By Barani Krishnan
Investing.com – Oil prices dipped for a second straight day on Tuesday as a surge in the Delta variant of Covid continued to pose headwinds for the market.
But losses in crude prices were limited by optimism that the U.S. stockpile count for last week may have shown a renewed drop after the previous week’s rise.
Global cases of Covid-19 have increased the most in two months with infections surging in the United States, Brazil, India, Indonesia and Britain. On Monday, the U.S. State Department raised a Covid-19 travel warning for Spain to the highest level.
Infections from the Delta variant of the virus have been particularly acute in countries with lower vaccination coverage. Renewed social restrictions in some countries are also posing a threat to fuel consumption and demand for oil.
“Oil prices have been leveling off the last couple of days after enjoying a strong rebound from last Monday’s sell-off,” OANDA analyst Craig Erlam said, referring to the July 19 tumble of 7.5% in U.S. crude’s West Texas Intermediate benchmark.
“Oil, like other risk assets, has been in wait-and-see mode, something that will likely change in the coming hours and days.”
New York-traded , the benchmark for U.S. oil, settled down 26 cents, or 0.4%, at $71.65 per barrel.
London-traded , the global benchmark for oil, finished the session down 98 cents, or 1.3%, at $73.52.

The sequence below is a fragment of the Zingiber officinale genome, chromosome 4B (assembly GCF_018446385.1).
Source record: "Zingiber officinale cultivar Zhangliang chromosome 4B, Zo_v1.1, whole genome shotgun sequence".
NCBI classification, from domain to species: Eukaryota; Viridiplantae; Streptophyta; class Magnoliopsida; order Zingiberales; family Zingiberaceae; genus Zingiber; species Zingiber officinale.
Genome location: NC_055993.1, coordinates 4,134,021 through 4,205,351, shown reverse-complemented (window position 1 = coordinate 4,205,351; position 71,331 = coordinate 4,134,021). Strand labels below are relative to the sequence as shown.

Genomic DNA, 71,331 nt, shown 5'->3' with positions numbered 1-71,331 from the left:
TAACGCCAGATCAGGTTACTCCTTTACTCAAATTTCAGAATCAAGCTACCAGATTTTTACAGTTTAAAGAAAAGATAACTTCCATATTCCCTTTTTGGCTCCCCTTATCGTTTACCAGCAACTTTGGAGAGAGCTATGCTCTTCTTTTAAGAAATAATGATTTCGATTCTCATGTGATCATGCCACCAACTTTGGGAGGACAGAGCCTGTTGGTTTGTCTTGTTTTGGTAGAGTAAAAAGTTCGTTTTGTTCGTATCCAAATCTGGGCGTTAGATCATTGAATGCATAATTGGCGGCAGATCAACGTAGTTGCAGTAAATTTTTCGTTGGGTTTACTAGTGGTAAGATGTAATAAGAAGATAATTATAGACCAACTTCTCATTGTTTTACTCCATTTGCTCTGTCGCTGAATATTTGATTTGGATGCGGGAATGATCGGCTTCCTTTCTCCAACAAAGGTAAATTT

Losses in oil were muted by expectations that the API, or American Petroleum Institute, will issue market-friendly inventory data later in the day.
API will issue at 4:30 PM ET (20:30 GMT) a snapshot of U.S. crude, gasoline and distillate inventories for the week ended July 16. The figures serve as a precursor to the official weekly inventory data due on Wednesday from the EIA, or U.S. Energy Information Administration. More than the API’s numbers, disappointment over what the EIA releases could have a major impact on the market.
According to a consensus of analysts tracked by Investing.com, U.S. likely fell by 2.93 million barrels last week, versus the previous week’s build of 2.1 million.
potentially fell 916,000 barrels versus the draw of 121,000 in the prior week, consensus shows.
But stockpiles of , made up of diesel and , likely grew by 435,00 barrels last week after sliding by 1.35 million the week before.
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